The 9 reasons party bigwigs are still urging the GOP to dump Trump
Republican presidential candidate Donald Trump (R) and Indiana Governor Mike Pence (L) wave to the crowd before addressing the crowd during a campaign stop at the Grand Park Events Center in Westfield, Indiana, July 12, 2016. REUTERS/John Sommers II

Donald J. Trump, known for his hate-filled rhetoric and high self-regard, is apparently feeling a bit less confident these days about his chances of winning the presidency for the Republican Party.


With the latest numbers, such as an NBC/SurveyMonkey poll, showing Trump’s support riding between 9-14 points below that of Democratic presidential nominee Hillary Clinton, Trump discussed his inflammatory rhetoric with CNBC Thursday, saying, “At the end, it’s either going to work or I’m going to, you know, I’m going to have a very, very nice long vacation.”

Trump’s remarks came just as news broke that his campaign requested a meeting with Republican National Committee officials, most likely in an attempt to stave off an abandonment of Trump by the party, as numerous former RNC operatives and former elected officials are demanding in an open letter to RNC Chairman Reince Priebus. The meeting is slated to take place Friday, August 12 in Orlando, where Trump delivered an address to evangelical pastors at the far-right American Renewal conference. While Karen Giorno, a senior adviser to the Trump campaign, described the gathering to Politico as just a “typical” ordinary thing, anonymous sources described it as an “emergency meeting.”

But lest you think the letter-writers urging the RNC to dump Trump (at least in terms of party spending) are appealing to Priebus solely on matters of principle—say, Trump’s many anti-constitutional promises, such as his preference for trying American citizens in military tribunals, his promise to ban Muslims from entering the country or his pledge to torture captives in contravention of international law—the signatories make it clear that their concern is, first and foremost, politics. “Given the catastrophic impact that Donald Trump's losing presidential campaign will have on down-ballot Senate and House races,” they write, “we urge you to immediately suspend all discretionary RNC support for Trump and focus the entirety of the RNC's available resources on preserving the GOP's congressional majorities.”

It seems Trump’s suggestion that “Second Amendment people” may take matters into their own hands should Clinton be elected was a last straw for the letter’s signers, as it came as that controversy flooded the airwaves.

While a draft of the letter has been posted on Scribd (see below), a full list of signatories has yet to be reported. According to Politico’s Anna Palmer, who broke the news of the letter, known signers include:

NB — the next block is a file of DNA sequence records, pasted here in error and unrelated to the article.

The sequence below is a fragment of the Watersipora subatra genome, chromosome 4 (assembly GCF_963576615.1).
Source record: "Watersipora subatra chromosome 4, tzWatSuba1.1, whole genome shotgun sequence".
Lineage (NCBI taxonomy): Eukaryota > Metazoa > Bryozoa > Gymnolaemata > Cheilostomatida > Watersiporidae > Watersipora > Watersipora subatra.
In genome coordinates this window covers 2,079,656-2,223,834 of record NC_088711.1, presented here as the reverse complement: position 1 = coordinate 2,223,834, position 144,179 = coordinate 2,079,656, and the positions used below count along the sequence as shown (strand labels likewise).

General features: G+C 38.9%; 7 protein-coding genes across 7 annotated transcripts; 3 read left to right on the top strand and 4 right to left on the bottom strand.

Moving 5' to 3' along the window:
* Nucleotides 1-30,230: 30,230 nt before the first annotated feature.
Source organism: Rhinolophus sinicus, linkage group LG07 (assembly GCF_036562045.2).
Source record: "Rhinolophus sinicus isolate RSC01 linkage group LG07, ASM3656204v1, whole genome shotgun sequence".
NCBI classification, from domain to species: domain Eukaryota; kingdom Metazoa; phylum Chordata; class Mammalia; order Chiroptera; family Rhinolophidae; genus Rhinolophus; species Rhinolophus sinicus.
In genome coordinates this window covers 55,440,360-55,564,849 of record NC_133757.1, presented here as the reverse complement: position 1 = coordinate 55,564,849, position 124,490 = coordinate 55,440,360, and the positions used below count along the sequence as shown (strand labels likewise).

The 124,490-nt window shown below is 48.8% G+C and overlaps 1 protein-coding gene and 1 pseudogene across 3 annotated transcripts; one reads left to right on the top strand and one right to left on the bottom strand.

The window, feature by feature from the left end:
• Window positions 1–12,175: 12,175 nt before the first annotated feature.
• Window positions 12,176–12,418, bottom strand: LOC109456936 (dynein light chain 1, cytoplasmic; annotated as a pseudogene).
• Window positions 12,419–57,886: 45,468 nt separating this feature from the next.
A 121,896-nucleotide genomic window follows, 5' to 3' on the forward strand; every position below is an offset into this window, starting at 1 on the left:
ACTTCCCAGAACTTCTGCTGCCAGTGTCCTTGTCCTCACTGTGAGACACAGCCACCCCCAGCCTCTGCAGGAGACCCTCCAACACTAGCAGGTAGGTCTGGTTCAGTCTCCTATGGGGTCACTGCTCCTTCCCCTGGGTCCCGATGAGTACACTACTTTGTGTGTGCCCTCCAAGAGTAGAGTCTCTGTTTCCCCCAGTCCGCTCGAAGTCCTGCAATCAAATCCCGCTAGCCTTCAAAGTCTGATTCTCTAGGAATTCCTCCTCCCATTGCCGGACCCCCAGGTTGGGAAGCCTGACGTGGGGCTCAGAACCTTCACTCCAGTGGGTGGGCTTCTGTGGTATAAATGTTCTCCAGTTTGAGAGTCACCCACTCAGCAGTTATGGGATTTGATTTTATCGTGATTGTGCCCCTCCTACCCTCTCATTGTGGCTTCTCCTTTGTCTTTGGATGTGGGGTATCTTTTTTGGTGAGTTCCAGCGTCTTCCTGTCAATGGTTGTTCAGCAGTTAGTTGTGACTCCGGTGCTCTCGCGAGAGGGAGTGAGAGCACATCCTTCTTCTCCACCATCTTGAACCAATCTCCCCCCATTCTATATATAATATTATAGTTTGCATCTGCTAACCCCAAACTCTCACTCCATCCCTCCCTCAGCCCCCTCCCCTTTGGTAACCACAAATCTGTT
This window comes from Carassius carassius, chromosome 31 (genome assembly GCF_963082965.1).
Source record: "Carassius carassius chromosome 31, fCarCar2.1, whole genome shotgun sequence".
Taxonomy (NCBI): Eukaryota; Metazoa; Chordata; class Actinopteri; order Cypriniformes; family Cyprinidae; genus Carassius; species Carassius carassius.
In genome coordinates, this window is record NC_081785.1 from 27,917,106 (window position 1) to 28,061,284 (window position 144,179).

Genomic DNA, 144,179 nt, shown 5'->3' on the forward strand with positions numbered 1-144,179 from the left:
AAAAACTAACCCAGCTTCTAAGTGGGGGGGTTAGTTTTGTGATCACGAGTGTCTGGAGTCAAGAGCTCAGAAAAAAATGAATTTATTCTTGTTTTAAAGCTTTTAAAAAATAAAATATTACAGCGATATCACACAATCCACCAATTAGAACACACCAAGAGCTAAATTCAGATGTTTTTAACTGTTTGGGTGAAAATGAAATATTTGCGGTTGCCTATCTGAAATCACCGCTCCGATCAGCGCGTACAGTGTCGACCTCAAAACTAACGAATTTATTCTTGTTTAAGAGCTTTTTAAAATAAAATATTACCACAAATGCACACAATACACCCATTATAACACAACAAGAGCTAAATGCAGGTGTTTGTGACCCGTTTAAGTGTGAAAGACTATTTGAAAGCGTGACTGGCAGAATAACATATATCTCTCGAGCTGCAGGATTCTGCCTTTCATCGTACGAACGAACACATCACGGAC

…former Sen. Gordon Humphrey of New Hampshire and former Reps. Chris Shays of Connecticut, Tom Coleman of Missouri and Vin Weber of Minnesota are among the Republicans lending their name to the letter. Close to 20 of the co-signers are former RNC staffers, including Mindy Finn (former RNC chief digital strategist), Christine Iverson Gunderson (former RNC press secretary), Virginia Hume Onufer (former RNC deputy press secretary), Beth Miller (former RNC field communications division director), Heather Layman (former deputy press secretary), B. Jay Cooper (former RNC communications director under four chairmen) and Patrick Ruffini (former RNC ecampaign director).

The letter writers describe themselves as “former members of Congress and staffers at the RNC” who have served “in every Republican administration since President Reagan, on the last seven GOP presidential campaigns, in leadership and personal offices in both the House and Senate, as grassroots workers at the state and local level, and as delegates to the GOP conventions.”

Having built no ground operation of his own in order to turn out voters to the polls in November, Trump desperately needs the party’s help. Already, he has been abandoned by the Koch network groups, such as Americans for Prosperity, whose founder, Charles Koch, has said the network would focus its efforts on preserving the GOP’s current majority in Congress. (Nonetheless, the Kochs' get-out-the-vote efforts will benefit Trump to some degree, as those who arrive at the polls poised to vote for the Koch network’s favored candidates are likely to pull the lever for Trump.)

The letter offers a devastating critique of Trump's campaign and Trump himself, including this list of nine bullet points describing the candidate's behavior:

  • Attacking Gold Star families of soldiers who died serving their country
  • Urging a hostile foreign government to intervene in a U.S. election
  • Suggesting that gun owners take action against his opponent if she is elected
  • Repudiating our NATO treaty obligations to protect our allies
  • Reportedly expressing interest in the preemptive use of nuclear weapons
  • Exposing his total ignorance of basic foreign policy matters
  • Stating his admiration for violent foreign autocrats
  • Refusing to disclose any of his past taxes, including those not under audit, and
  • Deliberately and repeatedly lying about scores of issues, large and small

Whatever the meeting’s outcome, in the conspiracy-obsessed minds of many Trump supporters, the letter from the Republican operatives and former elected officials will no doubt be seen as evidence of one of Trump’s favorite incitements: his assertion that “the system is rigged” against him.

Seeing as how those supporters have often been urged to violence by the candidate himself, a sensible person might be concerned for the future of American politics.

Draft Letter to the RNC by Will Drabold on Scribd

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